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Contact Form 7 Tracking with Google Tag Manager

Contact Form 7 Tracking with Google Tag Manager without destination url thank you page

Today you will learn how Contact Form 7 tracking can be set up with GTM and how to pass this data on to your Google Analytics, or Google Ads. Also, you don’t need to have a destination thank you page for this tracking.

Create an Event Listener

Contact Form 7 DOM events are as follows:

  • wpcf7invalid: fires when form has fields with invalid input
  • wpcf7spam: fires when possible spam activity has been detected
  • wpcf7mailfailed: fires when form submission has completed successfully, but sending mail failed
  • wpcf7submit: fires when form submission has completed, regardless of other statuses
  • wpcf7mailsent: fires on form submissions where email has been successfully sent

We are going to create an event listener that listens for the wpcf7submit DOM event. This will be a custom HTML tag, and we can fire it on all pages or on the contact page only.

Copy below JavaScript code below:

document.addEventListener( 'wpcf7submit', function( event ) {
"event" : "formSubmit",
"formId" : event.detail.contactFormId,
"fields" : event.detail.inputs

Paste In Google Tag Manager:

  1. Paste the JavaScript code into a Custom HTML tag.
  2. Set the trigger to All Pages/contact page.
  3. Click Save.



This tag is just going to listen for the wpcf7submit DOM event. When it detects this event has happened, it is going to push a custom event called formSubmit into the data layer.

It’s also going to push the formID and all the form fields into the data layer as well.

Let’s test it out. make sure GTM container is in preview mode, refresh the form page, and submit another demo test submission.

You’ll see the formSubmit DOM event on the left of your GTM preview window. Click on formSubmit and click on the data layer tab, and you can see pushed data in the data layer.


Our Final goal is to create a tag that passes these data layer values into Google Analytics any time the  formSubmit event happens. That means our trigger will simply be the custom event of formSubmit.

Create a new Trigger

In google tag manager, create a new trigger, give it an appropriate name viz custom – formSubmit, select the trigger type of custom event, and enter the event name formSubmit. You can leave the “all custom events” radio button selected. Click save.


For the sake of this lesson, we want to grab the formID and value from the drop down field right above the submit button. We are going to create one data layer variables to store these values.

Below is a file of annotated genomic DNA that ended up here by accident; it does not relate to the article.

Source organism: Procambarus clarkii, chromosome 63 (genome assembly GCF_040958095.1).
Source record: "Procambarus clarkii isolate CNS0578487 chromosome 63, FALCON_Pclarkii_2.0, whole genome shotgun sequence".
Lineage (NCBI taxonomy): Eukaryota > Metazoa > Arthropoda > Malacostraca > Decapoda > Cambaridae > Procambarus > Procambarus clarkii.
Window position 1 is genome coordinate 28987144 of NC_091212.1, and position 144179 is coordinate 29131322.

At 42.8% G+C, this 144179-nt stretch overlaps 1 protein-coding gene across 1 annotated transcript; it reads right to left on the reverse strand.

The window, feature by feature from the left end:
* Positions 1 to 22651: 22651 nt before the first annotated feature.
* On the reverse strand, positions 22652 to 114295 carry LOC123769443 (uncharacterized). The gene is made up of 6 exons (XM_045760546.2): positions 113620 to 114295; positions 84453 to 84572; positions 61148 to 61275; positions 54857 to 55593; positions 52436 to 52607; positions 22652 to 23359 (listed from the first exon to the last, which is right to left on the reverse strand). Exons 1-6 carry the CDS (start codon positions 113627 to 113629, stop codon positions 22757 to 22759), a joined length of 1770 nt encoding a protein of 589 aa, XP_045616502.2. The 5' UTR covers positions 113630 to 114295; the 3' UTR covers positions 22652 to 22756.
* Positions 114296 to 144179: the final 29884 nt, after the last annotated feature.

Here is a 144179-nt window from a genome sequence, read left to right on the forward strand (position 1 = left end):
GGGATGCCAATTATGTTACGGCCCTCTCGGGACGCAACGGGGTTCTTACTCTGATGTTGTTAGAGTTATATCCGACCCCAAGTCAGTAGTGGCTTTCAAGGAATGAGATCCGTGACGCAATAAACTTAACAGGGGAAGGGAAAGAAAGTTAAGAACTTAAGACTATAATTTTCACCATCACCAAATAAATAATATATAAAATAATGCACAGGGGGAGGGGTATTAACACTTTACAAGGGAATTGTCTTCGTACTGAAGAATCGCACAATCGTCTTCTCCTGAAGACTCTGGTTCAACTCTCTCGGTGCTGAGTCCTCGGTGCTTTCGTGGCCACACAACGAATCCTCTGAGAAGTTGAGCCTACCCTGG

Storing the formID value is very straightforward. We’re just going to create a new variable, name it something appropriate viz dlv – formID, select data layer variable as the type, and name it formID.


Using Variables in Your Google Analytics Event

Now that the form values are stored in a variable, we can use these variables to insert values into a Google Analytics event.

In GTM, create a new Google Analytics event tag. Name it something like Google Analytics – Event – Form Submit. The event category is not dynamic, so you can name it whatever you’d like. In this case, we chose formSubmit.

In the Action field, we want to pass along the formID, so this is where we enter one of the variables we just created. Click the “+” button next to the action field to select a variable.

Select your dlv – formID variable. In this case, we put “FormID: ” in front of the variable, just so it has a nice clear label in analytics. The end result of what will be in the action field is:

FormID: {{dlv- formID}}

Just make sure you select your settings variable, and this part of the tag is done.

All that is left is to add the custom – formSubmit trigger that we created earlier, click save, and our tag is done.


Seeing Contact Form 7 Tracking Data in Google Analytics

All that’s left is to test it out. Make sure to publish your container, refresh your form page, submit a test form submission, and head over to the Real Time > Events in Google Analytics.


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